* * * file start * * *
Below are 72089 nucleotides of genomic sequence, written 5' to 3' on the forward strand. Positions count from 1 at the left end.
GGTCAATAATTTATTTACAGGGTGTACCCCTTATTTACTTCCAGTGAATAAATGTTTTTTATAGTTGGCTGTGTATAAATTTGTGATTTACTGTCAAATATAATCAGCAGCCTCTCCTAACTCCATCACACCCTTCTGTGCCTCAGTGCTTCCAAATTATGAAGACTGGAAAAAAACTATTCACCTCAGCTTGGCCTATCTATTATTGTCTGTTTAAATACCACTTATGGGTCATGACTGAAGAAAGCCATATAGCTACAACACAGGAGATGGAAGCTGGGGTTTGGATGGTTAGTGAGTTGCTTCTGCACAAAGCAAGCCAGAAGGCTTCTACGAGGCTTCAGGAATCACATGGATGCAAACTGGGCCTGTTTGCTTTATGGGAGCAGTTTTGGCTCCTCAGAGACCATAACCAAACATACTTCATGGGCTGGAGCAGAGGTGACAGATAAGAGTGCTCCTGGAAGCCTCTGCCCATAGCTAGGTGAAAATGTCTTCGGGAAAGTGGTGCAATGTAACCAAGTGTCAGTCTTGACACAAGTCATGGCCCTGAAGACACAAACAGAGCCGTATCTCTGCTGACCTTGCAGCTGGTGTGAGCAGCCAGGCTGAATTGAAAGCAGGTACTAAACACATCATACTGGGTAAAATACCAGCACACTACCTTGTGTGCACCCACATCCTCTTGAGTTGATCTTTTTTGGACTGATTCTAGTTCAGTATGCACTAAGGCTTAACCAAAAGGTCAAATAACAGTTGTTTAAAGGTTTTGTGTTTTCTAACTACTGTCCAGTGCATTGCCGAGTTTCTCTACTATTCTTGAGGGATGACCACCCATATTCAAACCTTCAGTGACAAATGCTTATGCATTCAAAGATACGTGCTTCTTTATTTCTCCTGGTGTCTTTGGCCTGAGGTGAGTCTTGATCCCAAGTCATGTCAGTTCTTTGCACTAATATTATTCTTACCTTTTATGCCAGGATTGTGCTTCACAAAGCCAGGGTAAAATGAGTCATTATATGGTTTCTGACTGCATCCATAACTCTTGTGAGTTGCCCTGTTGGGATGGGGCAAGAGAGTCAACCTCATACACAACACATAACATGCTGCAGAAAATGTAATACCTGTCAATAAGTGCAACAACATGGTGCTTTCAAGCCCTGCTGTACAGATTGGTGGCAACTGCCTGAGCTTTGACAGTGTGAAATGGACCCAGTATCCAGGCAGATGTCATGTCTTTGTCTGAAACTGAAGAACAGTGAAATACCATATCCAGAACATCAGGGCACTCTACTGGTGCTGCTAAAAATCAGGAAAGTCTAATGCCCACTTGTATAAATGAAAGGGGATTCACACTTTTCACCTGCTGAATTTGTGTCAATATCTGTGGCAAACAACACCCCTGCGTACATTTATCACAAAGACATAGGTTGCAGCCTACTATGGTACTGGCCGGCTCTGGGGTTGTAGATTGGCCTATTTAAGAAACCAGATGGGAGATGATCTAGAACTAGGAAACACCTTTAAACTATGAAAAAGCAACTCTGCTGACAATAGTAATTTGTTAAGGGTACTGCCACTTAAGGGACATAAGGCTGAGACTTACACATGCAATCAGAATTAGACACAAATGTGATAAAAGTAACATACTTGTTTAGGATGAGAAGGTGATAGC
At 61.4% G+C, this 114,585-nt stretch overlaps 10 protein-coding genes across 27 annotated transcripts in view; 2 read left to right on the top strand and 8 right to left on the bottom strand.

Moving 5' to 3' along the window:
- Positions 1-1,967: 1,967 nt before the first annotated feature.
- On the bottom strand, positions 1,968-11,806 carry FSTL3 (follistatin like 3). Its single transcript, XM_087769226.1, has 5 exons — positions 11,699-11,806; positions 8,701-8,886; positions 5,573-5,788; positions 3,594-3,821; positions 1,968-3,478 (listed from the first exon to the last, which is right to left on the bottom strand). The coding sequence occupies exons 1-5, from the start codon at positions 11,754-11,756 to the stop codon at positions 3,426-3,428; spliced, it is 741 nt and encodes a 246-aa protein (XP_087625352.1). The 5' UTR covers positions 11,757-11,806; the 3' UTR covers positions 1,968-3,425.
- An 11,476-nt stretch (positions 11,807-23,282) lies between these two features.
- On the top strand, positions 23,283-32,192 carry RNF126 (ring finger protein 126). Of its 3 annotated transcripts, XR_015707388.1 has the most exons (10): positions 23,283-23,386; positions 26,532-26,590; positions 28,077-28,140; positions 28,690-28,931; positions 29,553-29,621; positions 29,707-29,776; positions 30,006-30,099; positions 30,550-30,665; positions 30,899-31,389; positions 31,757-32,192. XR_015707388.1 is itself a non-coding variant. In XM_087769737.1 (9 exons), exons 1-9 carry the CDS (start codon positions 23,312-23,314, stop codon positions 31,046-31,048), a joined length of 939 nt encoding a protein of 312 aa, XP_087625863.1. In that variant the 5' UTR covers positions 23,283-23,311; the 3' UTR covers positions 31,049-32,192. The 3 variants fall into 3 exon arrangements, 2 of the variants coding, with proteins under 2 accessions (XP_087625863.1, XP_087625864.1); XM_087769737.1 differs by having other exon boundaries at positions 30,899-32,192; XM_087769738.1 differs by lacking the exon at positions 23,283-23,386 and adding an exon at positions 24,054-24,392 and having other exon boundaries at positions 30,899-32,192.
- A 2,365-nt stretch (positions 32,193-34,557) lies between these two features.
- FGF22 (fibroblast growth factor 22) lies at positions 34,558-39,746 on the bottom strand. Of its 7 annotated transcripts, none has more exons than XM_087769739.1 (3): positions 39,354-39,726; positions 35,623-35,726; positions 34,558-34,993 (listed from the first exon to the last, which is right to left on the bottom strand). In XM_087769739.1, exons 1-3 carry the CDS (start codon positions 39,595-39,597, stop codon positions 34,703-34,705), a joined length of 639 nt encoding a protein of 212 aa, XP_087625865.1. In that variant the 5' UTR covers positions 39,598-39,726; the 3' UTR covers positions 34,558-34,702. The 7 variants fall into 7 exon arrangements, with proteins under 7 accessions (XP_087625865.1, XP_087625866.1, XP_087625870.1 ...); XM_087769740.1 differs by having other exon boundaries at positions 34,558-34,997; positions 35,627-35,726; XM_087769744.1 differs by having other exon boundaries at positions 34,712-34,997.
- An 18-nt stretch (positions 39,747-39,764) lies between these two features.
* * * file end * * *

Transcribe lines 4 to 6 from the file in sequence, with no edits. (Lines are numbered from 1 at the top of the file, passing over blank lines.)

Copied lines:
Moving 5' to 3' along the window:
- Positions 1-1,967: 1,967 nt before the first annotated feature.
- On the bottom strand, positions 1,968-11,806 carry FSTL3 (follistatin like 3). Its single transcript, XM_087769226.1, has 5 exons — positions 11,699-11,806; positions 8,701-8,886; positions 5,573-5,788; positions 3,594-3,821; positions 1,968-3,478 (listed from the first exon to the last, which is right to left on the bottom strand). The coding sequence occupies exons 1-5, from the start codon at positions 11,754-11,756 to the stop codon at positions 3,426-3,428; spliced, it is 741 nt and encodes a 246-aa protein (XP_087625352.1). The 5' UTR covers positions 11,757-11,806; the 3' UTR covers positions 1,968-3,425.